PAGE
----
Baltimore City is getting a big sum of aid from the federal government. Broadband and small businesses figure to play a key role in the plans.
On Monday, Mayor Brandon Scott laid out the priorities and process for distributing the $641 million Baltimore City will receive as part of the 2021 American Rescue Plan Act (ARPA) to the community.
For those who might be feeling lost in the flurry of COVID-19 relief bills, the American Rescue Plan Act was the law passed by Congress in March. It had many different pots of funding to spread its $1.9 trillion around, like a new child tax credit and rental assistance. Among those buckets was a $65.1 billion allocation for cities. Baltimore is in line for $641 million from that funding.
On Monday, Scott said the city will use the funding to make investments in a handful of priority areas, such as addressing COVID-19 and violence reduction. Right alongside them, it will be funding:
- Economic recovery, with a focus on Black, Brown, and women-owned businesses, as well as artists and creators
- Workforce development
- Broadband and digital equity
“In a city like Baltimore with deep systemic challenges even before the pandemic, we must be strategic and targeted in our approach — with an eye toward making a definitive, measured impact on our city through a lens of equity,” Scott said in a statement broadcast on Facebook.
With the investment in broadband, Baltimore City is further prioritizing internet connectivity at a time when the City’s yawning digital divide is more acute as the world is increasingly virtual in a pandemic. It follows Scott’s appointment in early 2021 of Jason Hardebeck for the new City position of director of broadband and digital equity. It is likely to add to the big investment of $400 million in ARPA and state funds being allocated through the Connect Maryland initiative.
Specifics weren’t detailed just yet. The first round of awards will be distributed in September and October, Scott said.
In Monday’s speech, Scott also provided some process updates for organizations seeking funding.
Along with City programs, Scott’s administration is also accepting proposals from local organizations that are independent of the government. Beginning October 1, nonprofit organizations will be able to advance proposals for funding online at a new city website. On September 28, the Mayor’s Office of Recovery Programs will hold a virtual information session for nonprofits to provide details on eligible uses of funds and the application process.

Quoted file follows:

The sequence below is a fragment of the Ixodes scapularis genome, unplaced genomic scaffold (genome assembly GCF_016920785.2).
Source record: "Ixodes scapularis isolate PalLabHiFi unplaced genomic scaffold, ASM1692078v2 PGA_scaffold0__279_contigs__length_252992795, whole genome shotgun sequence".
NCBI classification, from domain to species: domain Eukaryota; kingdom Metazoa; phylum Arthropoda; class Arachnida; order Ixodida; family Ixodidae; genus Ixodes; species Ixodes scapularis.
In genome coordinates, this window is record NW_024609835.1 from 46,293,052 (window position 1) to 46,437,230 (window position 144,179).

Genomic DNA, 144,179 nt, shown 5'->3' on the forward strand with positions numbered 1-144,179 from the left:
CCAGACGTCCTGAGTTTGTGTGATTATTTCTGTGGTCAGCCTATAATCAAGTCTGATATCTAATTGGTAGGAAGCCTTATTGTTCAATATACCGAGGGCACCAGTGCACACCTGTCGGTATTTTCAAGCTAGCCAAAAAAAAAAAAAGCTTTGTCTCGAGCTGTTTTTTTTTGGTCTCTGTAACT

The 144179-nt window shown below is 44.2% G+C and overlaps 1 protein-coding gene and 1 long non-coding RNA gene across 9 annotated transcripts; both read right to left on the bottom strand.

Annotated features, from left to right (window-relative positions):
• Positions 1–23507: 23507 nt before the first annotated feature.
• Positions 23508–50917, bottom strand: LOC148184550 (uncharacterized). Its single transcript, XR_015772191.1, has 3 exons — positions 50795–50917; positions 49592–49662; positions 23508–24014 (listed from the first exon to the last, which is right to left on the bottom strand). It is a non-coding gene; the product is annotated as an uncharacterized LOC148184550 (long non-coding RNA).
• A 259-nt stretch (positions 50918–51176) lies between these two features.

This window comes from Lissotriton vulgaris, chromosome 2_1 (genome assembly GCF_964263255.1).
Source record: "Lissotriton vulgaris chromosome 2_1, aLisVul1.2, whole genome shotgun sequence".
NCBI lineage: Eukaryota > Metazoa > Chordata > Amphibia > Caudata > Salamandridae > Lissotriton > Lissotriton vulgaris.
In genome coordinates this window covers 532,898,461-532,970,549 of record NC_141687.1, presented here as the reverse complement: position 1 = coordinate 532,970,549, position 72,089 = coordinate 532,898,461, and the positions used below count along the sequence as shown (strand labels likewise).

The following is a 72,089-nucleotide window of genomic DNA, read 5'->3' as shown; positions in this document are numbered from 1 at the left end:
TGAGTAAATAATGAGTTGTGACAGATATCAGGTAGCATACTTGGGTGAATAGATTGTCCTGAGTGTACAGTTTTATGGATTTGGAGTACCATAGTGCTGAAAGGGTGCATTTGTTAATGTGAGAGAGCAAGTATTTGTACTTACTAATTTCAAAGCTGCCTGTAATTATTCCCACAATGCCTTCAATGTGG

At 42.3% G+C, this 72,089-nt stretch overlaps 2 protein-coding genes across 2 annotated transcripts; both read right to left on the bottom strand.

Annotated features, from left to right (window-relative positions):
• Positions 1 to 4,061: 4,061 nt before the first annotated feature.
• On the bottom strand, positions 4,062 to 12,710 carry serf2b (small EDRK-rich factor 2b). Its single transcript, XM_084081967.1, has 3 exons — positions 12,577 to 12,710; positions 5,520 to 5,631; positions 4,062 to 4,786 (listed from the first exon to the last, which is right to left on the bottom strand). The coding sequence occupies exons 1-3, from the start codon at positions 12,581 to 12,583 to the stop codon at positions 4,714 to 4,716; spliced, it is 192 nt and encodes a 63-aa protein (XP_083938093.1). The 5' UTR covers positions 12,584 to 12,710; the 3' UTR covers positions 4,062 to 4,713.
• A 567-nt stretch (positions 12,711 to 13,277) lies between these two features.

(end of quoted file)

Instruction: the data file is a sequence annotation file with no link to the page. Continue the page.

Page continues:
Shamiah T. Kerney was recently appointed as chief recovery officer and will lead the office as it assists the applicants with the development of a budget and program design. Since the office was created in July, Kerney and her staff have been creating control standards for the implementation of recuse plan funds and refining the application process for those funds.
“We look forward to funding projects that will make tangible and measurable progress in the City, while balancing adherence to federal requirements for these funds,” said Kerney, in a statement.
Proposals that prioritize equity and partnership are likely to receive the highest scores from the seven-member team reviewing proposals. Consider the mayor’s five pillars —building public safety, responsible stewardship of city resources, prioritizing youth, economic and neighborhood development, and clean and healthy communities — as a broader outline of areas the city wants to invest in.
When it comes to tracking the spending, Scott added that the City has “plans for dashboards, maps, and other ways to connect the investments we make directly to impact — tools which will be available in the months to come.”
Watch the full address below:Donte Kirby is a 2020-2022 corps member for Report for America, an initiative of The Groundtruth Project that pairs young journalists with local newsrooms. This position is supported by the Robert W. Deutsch Foundation.
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